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GIT bitmap v1 format
- A header appears at the beginning:
4-byte signature: {'B', 'I', 'T', 'M'}
2-byte version number (network byte order)
The current implementation only supports version 1
of the bitmap index (the same one as JGit).
2-byte flags (network byte order)
The following flags are supported:
This flag must always be present. It implies that the bitmap
index has been generated for a packfile with full closure
(i.e. where every single object in the packfile can find
its parent links inside the same packfile). This is a
requirement for the bitmap index format, also present in JGit,
that greatly reduces the complexity of the implementation.
If present, the end of the bitmap file contains
`N` 32-bit name-hash values, one per object in the
pack. The format and meaning of the name-hash is
described below.
4-byte entry count (network byte order)
The total count of entries (bitmapped commits) in this bitmap index.
20-byte checksum
The SHA1 checksum of the pack this bitmap index belongs to.
- 4 EWAH bitmaps that act as type indexes
Type indexes are serialized after the hash cache in the shape
of four EWAH bitmaps stored consecutively (see Appendix A for
the serialization format of an EWAH bitmap).
There is a bitmap for each Git object type, stored in the following
- Commits
- Trees
- Blobs
- Tags
In each bitmap, the `n`th bit is set to true if the `n`th object
in the packfile is of that type.
The obvious consequence is that the OR of all 4 bitmaps will result
in a full set (all bits set), and the AND of all 4 bitmaps will
result in an empty bitmap (no bits set).
- N entries with compressed bitmaps, one for each indexed commit
Where `N` is the total amount of entries in this bitmap index.
Each entry contains the following:
- 4-byte object position (network byte order)
The position **in the index for the packfile** where the
bitmap for this commit is found.
- 1-byte XOR-offset
The xor offset used to compress this bitmap. For an entry
in position `x`, a XOR offset of `y` means that the actual
bitmap representing this commit is composed by XORing the
bitmap for this entry with the bitmap in entry `x-y` (i.e.
the bitmap `y` entries before this one).
Note that this compression can be recursive. In order to
XOR this entry with a previous one, the previous entry needs
to be decompressed first, and so on.
The hard-limit for this offset is 160 (an entry can only be
xor'ed against one of the 160 entries preceding it). This
number is always positive, and hence entries are always xor'ed
with **previous** bitmaps, not bitmaps that will come afterwards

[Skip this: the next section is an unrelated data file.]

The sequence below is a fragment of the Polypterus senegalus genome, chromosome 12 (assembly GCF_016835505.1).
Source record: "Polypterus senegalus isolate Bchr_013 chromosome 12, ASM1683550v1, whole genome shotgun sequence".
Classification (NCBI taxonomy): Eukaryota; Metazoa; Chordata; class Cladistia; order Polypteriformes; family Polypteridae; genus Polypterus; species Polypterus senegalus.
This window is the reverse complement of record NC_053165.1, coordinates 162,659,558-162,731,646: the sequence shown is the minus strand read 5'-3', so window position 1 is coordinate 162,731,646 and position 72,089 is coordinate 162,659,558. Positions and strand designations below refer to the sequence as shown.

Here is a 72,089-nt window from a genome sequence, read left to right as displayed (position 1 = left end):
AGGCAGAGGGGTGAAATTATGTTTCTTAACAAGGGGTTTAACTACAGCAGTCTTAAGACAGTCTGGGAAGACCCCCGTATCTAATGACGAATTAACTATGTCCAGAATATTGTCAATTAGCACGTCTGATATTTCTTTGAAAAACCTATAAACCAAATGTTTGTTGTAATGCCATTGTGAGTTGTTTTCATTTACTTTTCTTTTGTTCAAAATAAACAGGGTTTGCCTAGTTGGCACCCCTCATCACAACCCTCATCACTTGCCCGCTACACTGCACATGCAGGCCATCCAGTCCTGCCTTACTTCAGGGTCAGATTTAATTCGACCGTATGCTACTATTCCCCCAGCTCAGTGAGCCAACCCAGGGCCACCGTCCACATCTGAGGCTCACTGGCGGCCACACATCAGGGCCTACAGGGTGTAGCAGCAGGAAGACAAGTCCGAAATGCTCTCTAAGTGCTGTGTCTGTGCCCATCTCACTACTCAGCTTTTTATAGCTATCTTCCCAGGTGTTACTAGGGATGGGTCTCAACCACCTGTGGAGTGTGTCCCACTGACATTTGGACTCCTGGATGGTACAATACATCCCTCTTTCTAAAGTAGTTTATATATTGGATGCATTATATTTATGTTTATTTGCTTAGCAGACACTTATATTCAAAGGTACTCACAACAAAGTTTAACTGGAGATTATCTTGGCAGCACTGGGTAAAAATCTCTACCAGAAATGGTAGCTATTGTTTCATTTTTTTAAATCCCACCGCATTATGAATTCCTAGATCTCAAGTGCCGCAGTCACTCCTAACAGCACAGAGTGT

in the index.
- 1-byte flags for this bitmap
At the moment the only available flag is `0x1`, which hints
that this bitmap can be re-used when rebuilding bitmap indexes
for the repository.
- The compressed bitmap itself, see Appendix A.
== Appendix A: Serialization format for an EWAH bitmap
Ewah bitmaps are serialized in the same protocol as the JAVAEWAH
library, making them backwards compatible with the JGit
- 4-byte number of bits of the resulting UNCOMPRESSED bitmap
- 4-byte number of words of the COMPRESSED bitmap, when stored
- N x 8-byte words, as specified by the previous field
This is the actual content of the compressed bitmap.
- 4-byte position of the current RLW for the compressed
All words are stored in network byte order for their corresponding
The compressed bitmap is stored in a form of run-length encoding, as
follows. It consists of a concatenation of an arbitrary number of
chunks. Each chunk consists of one or more 64-bit words
H L_1 L_2 L_3 .... L_M
H is called RLW (run length word). It consists of (from lower to higher
order bits):
- 1 bit: the repeated bit B
- 32 bits: repetition count K (unsigned)
- 31 bits: literal word count M (unsigned)
The bitstream represented by the above chunk is then:
- K repetitions of B
- The bits stored in `L_1` through `L_M`. Within a word, bits at
lower order come earlier in the stream than those at higher
The next word after `L_M` (if any) must again be a RLW, for the next
chunk. For efficient appending to the bitstream, the EWAH stores a
pointer to the last RLW in the stream.
== Appendix B: Optional Bitmap Sections
These sections may or may not be present in the `.bitmap` file; their
presence is indicated by the header flags section described above.
Name-hash cache
If the BITMAP_OPT_HASH_CACHE flag is set, the end of the bitmap contains
a cache of 32-bit values, one per object in the pack. The value at
position `i` is the hash of the pathname at which the `i`th object
(counting in index order) in the pack can be found. This can be fed
into the delta heuristics to compare objects with similar pathnames.
The hash algorithm used is:
hash = 0;
while ((c = *name++))
if (!isspace(c))
hash = (hash >> 2) + (c << 24);
Note that this hashing scheme is tied to the BITMAP_OPT_HASH_CACHE flag.
If implementations want to choose a different hashing scheme, they are
free to do so, but MUST allocate a new header flag (because comparing
hashes made under two different schemes would be pointless).